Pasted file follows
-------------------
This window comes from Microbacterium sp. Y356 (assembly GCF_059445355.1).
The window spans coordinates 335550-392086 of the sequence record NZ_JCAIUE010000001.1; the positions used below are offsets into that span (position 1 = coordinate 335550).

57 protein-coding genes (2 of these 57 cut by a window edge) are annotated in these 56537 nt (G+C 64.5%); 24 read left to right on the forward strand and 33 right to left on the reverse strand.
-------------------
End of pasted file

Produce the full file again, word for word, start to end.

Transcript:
This window comes from Microbacterium sp. Y356 (assembly GCF_059445355.1).
The window spans coordinates 335550-392086 of the sequence record NZ_JCAIUE010000001.1; the positions used below are offsets into that span (position 1 = coordinate 335550).

57 protein-coding genes (2 of these 57 cut by a window edge) are annotated in these 56537 nt (G+C 64.5%); 24 read left to right on the forward strand and 33 right to left on the reverse strand.